Iranian leaders ‘distress’ over protests, experts say

Iran's clerical leaders are keen to crush mass anti-governmental protests, but maneuver over the eventual succession to the supreme leader and divisions on security tactics have complicated efforts to curb the unrest, three analysts and one official said.

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The increasingly daring demonstrations, triggered by the death of a woman detained by the police, have put the Iranian leadership on the defensive with officials seemingly unable to pull together behind an agreed response to the turmoil, analysts and the official said.

Protesting the legitimacy of the highest Iranian authority, the demonstrators burned photos of Ayatollah Ali Khamenei this month called for the fall of the Islamic Republic and sang “Death to the Dictator”, undisturbed by security forces using tear gas, truncheons, and, in some cases, live ammunition.

The unrest is a serious threat to the priority that has defined Khamenei’s reign — the survival of the four-decade-old Islamic Republic and its religious establishment, at any cost.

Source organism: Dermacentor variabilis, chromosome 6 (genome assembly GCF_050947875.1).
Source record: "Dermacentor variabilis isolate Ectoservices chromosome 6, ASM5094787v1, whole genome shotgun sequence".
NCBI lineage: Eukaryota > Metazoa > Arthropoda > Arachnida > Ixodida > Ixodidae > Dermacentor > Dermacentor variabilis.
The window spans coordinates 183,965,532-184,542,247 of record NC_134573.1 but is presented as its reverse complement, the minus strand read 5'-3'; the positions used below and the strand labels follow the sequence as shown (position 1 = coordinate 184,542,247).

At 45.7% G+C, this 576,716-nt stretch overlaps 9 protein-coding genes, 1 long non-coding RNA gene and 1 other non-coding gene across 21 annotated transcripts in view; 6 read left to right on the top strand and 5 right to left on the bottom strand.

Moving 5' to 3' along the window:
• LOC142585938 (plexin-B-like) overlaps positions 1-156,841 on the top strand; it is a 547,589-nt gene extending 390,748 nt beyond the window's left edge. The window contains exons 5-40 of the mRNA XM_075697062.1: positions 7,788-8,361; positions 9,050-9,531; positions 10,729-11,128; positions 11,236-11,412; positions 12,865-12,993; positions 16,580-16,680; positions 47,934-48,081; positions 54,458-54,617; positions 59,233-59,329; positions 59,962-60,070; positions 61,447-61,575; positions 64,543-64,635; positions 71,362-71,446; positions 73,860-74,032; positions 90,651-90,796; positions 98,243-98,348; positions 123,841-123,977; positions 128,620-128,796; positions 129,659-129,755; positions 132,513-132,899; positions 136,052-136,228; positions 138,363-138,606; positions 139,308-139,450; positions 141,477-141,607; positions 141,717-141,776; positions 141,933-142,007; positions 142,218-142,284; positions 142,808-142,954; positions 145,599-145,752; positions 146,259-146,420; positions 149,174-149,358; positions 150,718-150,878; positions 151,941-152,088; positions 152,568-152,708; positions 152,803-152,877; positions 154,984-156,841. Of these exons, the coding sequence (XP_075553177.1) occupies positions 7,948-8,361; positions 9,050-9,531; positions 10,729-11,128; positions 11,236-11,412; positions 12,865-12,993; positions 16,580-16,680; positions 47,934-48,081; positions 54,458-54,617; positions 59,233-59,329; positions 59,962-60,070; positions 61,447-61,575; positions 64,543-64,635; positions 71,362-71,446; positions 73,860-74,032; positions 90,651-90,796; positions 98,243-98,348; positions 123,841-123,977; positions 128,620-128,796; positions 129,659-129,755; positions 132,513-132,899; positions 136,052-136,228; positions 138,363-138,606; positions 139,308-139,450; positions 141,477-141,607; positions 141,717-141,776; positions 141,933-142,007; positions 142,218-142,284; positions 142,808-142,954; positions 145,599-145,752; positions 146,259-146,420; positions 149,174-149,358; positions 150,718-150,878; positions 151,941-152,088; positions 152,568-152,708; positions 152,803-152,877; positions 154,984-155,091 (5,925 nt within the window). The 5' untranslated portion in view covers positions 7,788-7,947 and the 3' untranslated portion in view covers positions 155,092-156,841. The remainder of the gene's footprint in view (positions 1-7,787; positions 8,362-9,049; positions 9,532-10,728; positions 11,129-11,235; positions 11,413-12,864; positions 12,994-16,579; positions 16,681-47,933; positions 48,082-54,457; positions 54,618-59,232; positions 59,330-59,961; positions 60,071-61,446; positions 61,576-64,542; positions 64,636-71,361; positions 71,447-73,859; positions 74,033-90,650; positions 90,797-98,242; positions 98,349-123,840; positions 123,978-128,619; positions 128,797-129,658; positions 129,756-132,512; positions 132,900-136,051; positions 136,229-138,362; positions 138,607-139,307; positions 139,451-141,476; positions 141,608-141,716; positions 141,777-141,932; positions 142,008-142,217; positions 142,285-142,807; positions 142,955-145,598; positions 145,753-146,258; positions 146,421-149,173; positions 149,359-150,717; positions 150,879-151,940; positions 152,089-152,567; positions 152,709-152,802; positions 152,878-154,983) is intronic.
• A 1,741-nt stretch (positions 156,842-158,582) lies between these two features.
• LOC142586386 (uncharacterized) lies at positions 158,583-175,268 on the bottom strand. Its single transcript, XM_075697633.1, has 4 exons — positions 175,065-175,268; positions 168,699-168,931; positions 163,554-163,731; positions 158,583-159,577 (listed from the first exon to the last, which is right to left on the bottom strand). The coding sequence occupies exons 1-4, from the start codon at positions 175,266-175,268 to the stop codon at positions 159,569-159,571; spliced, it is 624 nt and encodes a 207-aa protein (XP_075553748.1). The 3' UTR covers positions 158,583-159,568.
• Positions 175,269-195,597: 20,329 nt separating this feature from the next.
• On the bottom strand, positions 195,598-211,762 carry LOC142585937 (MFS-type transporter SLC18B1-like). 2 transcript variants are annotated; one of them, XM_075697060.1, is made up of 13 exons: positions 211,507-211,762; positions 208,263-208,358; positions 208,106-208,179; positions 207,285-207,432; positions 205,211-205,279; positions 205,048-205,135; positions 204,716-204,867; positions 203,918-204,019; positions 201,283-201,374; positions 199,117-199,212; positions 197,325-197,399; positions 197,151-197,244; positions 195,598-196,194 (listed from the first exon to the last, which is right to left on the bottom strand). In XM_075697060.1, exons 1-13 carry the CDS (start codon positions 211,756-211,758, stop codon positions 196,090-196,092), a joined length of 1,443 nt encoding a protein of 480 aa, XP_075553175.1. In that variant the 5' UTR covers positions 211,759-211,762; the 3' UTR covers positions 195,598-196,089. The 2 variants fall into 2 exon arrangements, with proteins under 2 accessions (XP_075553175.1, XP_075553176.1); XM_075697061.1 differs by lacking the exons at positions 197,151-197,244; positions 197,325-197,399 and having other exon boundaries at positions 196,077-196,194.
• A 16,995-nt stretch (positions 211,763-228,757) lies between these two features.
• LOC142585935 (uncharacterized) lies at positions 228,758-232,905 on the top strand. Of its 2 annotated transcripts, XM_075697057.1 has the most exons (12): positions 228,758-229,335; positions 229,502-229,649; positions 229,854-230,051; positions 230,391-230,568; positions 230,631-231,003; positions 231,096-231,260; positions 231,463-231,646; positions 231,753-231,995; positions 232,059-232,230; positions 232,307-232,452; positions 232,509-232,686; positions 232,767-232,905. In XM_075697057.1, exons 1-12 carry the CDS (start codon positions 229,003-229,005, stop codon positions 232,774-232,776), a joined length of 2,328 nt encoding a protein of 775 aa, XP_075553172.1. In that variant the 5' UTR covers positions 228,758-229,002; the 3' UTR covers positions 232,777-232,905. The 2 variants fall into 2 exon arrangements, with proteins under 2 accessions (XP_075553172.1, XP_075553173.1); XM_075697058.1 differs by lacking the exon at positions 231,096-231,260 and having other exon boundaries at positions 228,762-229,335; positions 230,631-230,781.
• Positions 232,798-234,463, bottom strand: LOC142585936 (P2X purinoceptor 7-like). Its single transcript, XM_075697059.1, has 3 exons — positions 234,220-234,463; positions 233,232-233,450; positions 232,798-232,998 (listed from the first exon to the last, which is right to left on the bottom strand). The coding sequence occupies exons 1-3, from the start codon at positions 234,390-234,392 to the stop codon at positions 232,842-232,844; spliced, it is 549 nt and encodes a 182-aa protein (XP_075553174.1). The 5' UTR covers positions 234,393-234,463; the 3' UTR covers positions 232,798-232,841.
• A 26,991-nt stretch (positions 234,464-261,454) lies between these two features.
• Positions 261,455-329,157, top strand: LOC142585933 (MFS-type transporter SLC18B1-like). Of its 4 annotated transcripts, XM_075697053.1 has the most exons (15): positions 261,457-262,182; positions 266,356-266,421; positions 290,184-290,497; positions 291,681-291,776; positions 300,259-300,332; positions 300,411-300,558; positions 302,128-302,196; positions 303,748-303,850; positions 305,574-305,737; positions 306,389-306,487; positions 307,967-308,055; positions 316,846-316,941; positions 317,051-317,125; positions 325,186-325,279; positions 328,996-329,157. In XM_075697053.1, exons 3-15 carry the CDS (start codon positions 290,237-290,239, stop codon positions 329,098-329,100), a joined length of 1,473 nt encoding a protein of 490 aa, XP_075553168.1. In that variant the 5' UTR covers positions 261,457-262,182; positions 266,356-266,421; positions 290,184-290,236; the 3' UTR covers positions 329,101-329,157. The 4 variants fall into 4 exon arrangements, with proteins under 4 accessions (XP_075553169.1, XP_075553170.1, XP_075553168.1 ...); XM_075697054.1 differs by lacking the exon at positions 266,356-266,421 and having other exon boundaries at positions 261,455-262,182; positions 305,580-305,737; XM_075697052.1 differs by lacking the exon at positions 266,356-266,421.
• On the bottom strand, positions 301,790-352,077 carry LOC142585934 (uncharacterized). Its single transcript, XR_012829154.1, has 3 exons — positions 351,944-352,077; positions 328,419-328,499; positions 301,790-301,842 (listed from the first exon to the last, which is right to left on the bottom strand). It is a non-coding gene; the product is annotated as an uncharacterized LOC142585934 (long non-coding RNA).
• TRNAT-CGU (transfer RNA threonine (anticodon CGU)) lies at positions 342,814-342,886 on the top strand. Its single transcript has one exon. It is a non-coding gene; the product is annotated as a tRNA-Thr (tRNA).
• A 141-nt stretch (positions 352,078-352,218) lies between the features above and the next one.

But the fact that the disorders coincided with rumors about his bad health —he’s 83 years old—has only made matters worse, as the factional-dominated elite is preoccupied with his eventual succession, analysts and officials said.

Although theoretically, a body of 86 members known as the Assembly of Experts will select the next leader, high-level negotiations and influence maneuvers have already begun, making it difficult for the institution to unite around a range of security tactics.

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This race has created a mess for the leadership. Worsening the fracture is the last thing we need when the country is in crisis,” one intransigent official said.

“The biggest problem today is the survival of the Islamic Republic.”

Khamenei himself was silent about the protests, which quickly turned into a revolt against what the protesters said was the rising authoritarianism of the top clerics.

The two most common names in the succession speculation are President Ebrahim Raisi and Khamenei’s second son, Mojtaba, said Karim Sadjadpour, Senior Fellow of the Carnegie Foundation for International Peace.

“None of them have popular support, but what holds the Islamic Republic to power is not popular support, but repression. Both men are deeply experienced in suppression,” he said.

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